Ballistic Dummy Lab Ballistic Torso Slow Motion - 9mm, 10mm, 50ae, .223, 6.5 Creedmoor, 50 BMG
Have you ever wondered what happens to the human body when shot with various projectiles? Me too. That’s what we are going to do today with the Ballistic Dummy Labs ballistic dummy torsos. Unfortunately, we waited a little too long to set this video up and our ballistic dummies began to decay a little bit. We set them upright on stands, one behind the other, in hopes that we could test some “over penetration” potential with the rounds we fired at them. We placed them roughly 5 feet apart.
We decided to start out small, with a subsonic .22lr round fired out of a suppressed CZ 457 rifle. Aiming at the upper chest area of the first torso, no over penetration detected and very minimal damage was noted. It seemed to have deflected slightly off of a rib bone. We sent a second round toward his lower abdomen, trying to avoid any bone mass. This round zipped right through the soft tissue and nearly impacted the second torso standing about 5 feet behind him. Obviously since the gel in these ballistic dummies has aged and we aren't sure how similarly they will react to human flesh when being shot.
Next up, 115 grain full metal jacket 9mm rounds fired out of a Glock 34. Aiming for center mass of the torso, or roughly the “a-zone”. The first round shattered the sternum, but did not penetrate through the torso. We decided to go with a Speer Gold Dot 124 grain +P hollow point round next, fired from the same handgun, this time aiming for the heart area. This round also did not pass through the torso, but you can see it get lodged in the spine area near the back of the torso.
10mm FMJ is next, and we very much predicted this one to over penetrate in the ballistic dummy. Aiming for the left chest, the 10mm broke a front and rear rib, and passed through completely, clipping the second torso in the armpit area. So far, this one was the most destructive round.
We decide to go with the next obvious choice, the Desert Eagle .50AE hollow point. This round easily penetrated through the first torso and impacted the second torso and made it about half way through the second torso. As expected, this round caused even more damage.
Moving into rifles, we went with a 62 grain green tip .223 round. No surprise here, this one made its way through the first dummy easily, leaving a massive exit wound. And the round definitely impacted the second dummy but doesn't appear to have made it very far into the second dummy. Standard 55 grain FMJ .223 is up next, aiming just under the sternum. Surprisingly this round was stopped by the spine and did not make it out of the first dummy. The 77 grain boat tail hollow point is the next .223 we went with. Aiming for the lower abdomen area, this round zipped right through while removing parts of the spine with it. We noticed a lot of bone and bullet fragments on the second ballistic dummy torso. With the .223 rounds it seems to matter a lot more where the shot placement is exactly. Bones and other densities of tissue can greatly affect the level of penetration.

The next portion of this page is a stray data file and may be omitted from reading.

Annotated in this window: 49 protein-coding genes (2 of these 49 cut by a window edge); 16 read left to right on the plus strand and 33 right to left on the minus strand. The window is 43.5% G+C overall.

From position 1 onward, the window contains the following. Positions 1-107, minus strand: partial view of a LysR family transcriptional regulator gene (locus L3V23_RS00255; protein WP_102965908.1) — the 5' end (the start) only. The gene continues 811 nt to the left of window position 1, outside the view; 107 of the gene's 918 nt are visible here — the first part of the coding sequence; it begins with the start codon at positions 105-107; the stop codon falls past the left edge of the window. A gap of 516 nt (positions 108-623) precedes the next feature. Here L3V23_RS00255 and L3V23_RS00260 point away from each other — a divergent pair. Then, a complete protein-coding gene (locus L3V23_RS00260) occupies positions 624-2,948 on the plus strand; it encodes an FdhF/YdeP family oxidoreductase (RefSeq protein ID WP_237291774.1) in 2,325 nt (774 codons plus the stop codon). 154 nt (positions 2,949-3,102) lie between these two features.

Moving on to a bolt gun and larger rifle caliber. The Accuracy International AX in 6mm Creedmoor running the Hornady ELD-M round going about 3000 feet per second. This round passed through the lower rib cage area easily, however isn't able to make it into the second dummy. It appears to have lost too much energy after hitting multiple ribs in the first dummy and fragmenting.
We decided to go with a 6.5 Creedmoor next. This was an exciting round. The exit wound out of the first torso was absolutely devastating. We couldn't tell where the majority of the round ended up, but it did fragment quite a bit and removed some sizable chunks from the back of the first dummy.
To end the torso portion of this video, we decided to send a 750 grain .50 BMG round. This massive round passed fairly cleanly through the first torso and began to tumble, which caused it to absolutely obliterate the second torso. I mean unrecognizable. This round carried so much speed and energy into the second dummy that it looked like it exploded upon impact. The high speed video footage of this one is incredible.
To wrap up our ballistic dummy tests we decided to shoot the individual dummy heads first with a 6.5 creedmoor round and then a second head with the .50 BMG round. Both were incredibly devastating but the .50 BMG caused some insane damage, sending pieces of skull, brain, and soft tissue over 20 yards away. It appeared that the rounds were able to dump enough energy by impacting hard bone (the skull) first instead of zipping right through soft tissue like it had before in the torsos.